1. Name All Your Feelings
There's something about a panic attack that closes your brain off to pretty much everything. When you're in the midst of one, the only thing that's real is the terror itself. You can't really see or hear or focus on anything other than how bad you feel. (Scary, I know.)
That's why, if possible, you should try to force yourself to think of something else. As James Gummer noted on TinyBuddha.com, one of the best ways to do this is to start naming your feelings. "In the midst of the panic attack, I focus on any feelings or thoughts that are arising and name them either out loud or silently to myself. I sometimes even grab a notebook and write them," he said. This may include jotting down things like "I feel tightness in my chest," or "I feel embarrassed when this happens." It can help you snap out of the blinding physical sensations, and bring your head back to reality.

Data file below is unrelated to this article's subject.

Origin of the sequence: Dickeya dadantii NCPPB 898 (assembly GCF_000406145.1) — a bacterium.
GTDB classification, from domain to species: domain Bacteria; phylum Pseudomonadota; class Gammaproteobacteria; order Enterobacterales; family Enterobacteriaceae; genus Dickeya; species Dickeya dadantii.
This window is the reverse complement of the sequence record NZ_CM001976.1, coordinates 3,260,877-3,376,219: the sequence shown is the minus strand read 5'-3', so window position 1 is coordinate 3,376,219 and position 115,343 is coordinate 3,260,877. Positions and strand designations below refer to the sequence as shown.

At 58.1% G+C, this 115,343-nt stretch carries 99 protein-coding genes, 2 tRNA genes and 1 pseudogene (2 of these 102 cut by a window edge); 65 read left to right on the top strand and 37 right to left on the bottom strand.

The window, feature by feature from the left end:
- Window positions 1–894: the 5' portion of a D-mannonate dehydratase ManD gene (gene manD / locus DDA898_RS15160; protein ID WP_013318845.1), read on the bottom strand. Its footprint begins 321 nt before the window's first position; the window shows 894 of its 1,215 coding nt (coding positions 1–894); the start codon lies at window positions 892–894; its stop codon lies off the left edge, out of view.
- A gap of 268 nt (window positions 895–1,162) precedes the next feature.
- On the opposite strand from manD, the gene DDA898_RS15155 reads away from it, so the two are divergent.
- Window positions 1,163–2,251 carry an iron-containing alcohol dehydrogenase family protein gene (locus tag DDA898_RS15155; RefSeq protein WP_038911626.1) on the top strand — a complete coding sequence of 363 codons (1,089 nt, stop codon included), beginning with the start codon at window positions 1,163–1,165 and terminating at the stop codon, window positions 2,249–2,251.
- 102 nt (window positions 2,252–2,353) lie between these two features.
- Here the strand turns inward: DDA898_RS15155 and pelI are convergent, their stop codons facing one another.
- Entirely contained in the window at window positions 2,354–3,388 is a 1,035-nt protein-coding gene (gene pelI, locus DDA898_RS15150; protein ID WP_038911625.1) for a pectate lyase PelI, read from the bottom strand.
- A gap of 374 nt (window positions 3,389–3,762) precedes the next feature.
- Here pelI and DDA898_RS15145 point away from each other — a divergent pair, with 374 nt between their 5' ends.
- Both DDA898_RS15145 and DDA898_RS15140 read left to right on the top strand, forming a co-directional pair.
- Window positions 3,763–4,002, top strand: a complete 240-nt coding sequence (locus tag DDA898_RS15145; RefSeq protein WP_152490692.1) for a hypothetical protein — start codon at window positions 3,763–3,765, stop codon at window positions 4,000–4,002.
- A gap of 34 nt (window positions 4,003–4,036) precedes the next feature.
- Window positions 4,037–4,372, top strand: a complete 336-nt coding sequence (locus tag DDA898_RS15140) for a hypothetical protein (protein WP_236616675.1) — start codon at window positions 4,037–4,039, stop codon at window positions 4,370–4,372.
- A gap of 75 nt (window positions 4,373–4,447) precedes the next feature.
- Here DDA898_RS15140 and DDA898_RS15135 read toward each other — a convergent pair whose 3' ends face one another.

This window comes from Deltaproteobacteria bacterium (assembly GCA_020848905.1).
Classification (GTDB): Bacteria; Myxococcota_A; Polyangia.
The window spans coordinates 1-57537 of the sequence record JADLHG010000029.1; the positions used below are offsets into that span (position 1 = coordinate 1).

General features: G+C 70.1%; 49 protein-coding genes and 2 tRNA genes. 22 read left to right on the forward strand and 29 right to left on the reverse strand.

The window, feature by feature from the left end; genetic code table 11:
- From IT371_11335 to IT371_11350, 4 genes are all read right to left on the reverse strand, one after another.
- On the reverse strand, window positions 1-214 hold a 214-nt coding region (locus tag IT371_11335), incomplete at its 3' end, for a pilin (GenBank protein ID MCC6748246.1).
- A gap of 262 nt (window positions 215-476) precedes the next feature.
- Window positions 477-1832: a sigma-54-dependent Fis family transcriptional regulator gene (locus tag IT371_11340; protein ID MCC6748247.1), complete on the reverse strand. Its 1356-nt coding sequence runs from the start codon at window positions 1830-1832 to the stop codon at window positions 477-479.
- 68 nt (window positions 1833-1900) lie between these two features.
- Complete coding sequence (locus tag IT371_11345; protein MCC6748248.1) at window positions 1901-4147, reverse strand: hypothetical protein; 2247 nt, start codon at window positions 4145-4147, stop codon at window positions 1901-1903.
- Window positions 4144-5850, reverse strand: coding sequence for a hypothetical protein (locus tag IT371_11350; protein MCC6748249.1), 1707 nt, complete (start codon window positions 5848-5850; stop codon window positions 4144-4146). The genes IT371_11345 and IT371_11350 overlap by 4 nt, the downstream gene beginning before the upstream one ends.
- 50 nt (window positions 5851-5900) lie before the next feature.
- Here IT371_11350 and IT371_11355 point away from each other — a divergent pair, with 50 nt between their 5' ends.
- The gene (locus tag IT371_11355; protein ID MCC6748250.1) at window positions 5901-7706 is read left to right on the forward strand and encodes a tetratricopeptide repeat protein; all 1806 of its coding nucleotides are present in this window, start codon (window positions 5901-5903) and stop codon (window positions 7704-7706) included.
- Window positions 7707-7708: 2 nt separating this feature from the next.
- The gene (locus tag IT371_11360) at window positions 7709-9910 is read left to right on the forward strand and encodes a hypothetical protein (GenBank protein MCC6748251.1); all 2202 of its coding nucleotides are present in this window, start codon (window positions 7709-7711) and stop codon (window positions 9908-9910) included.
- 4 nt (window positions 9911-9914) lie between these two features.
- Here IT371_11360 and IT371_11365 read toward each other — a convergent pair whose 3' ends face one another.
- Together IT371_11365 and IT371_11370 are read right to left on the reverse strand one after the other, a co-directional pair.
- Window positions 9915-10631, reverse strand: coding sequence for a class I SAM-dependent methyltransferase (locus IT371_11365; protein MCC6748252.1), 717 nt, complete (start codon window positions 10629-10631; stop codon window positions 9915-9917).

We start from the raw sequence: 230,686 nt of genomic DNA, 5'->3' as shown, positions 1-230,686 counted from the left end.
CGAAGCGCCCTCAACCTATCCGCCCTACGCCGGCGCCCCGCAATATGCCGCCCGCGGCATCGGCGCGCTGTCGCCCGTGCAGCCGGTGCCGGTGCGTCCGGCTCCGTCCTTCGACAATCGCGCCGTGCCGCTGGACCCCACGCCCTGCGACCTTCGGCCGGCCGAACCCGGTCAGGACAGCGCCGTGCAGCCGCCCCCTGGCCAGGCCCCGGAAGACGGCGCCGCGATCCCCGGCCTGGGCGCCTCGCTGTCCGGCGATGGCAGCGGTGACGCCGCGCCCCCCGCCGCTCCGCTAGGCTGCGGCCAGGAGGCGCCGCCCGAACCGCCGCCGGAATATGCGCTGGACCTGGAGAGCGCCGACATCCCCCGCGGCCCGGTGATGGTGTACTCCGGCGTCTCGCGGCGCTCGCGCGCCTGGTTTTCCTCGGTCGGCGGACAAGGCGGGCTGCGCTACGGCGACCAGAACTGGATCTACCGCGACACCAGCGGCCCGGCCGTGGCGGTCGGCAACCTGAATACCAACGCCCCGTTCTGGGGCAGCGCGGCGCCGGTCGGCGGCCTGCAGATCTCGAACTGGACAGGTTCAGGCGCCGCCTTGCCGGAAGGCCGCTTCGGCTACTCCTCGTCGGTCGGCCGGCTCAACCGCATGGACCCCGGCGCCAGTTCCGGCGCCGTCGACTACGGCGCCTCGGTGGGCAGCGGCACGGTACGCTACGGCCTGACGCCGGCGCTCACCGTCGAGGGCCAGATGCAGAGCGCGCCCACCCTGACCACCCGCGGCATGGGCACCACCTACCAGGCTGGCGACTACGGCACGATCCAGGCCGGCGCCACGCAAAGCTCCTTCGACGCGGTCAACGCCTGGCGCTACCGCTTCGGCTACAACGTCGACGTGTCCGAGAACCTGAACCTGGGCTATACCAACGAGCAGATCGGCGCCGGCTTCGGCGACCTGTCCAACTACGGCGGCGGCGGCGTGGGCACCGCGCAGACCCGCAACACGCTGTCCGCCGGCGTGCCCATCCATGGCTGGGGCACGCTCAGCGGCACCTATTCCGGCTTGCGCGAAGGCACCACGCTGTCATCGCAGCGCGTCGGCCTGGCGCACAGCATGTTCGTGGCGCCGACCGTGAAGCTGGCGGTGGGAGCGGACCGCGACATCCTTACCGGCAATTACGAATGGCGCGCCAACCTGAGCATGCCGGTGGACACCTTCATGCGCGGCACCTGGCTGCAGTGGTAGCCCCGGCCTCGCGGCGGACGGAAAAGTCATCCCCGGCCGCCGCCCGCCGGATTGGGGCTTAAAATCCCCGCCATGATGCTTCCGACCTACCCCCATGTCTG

2. Move Around In Relaxing Ways
The tendency during a panic attack is to curl up into a little ball, or pace around frenetically. These motions kind of feed into the panic, as body language signals to the brain that something is wrong. So switch things up, and start to move in ways that feel relaxing and carefree, suggested Richelle DeVoe on HuffingtonPost.com. This might mean striking a few yoga poses, or doing something ridiculous like skipping around the room or engaging in interpretive dance — anything that can jog your brain free of panic.
You might even want to take it up a notch and do some aerobic exercises. As DeVoe noted, "... the last thing I want to do when I'm having a panic attack is to exercise or move my body. But one of the most effective ways to show my brain that I'm okay is to do exactly that ... Not only has aerobic activity and exercise been shown to have immediate anti-panic affects, it has also been shown to have long term anti-anxiety affects." So pick yourself up and start moving as much as you can.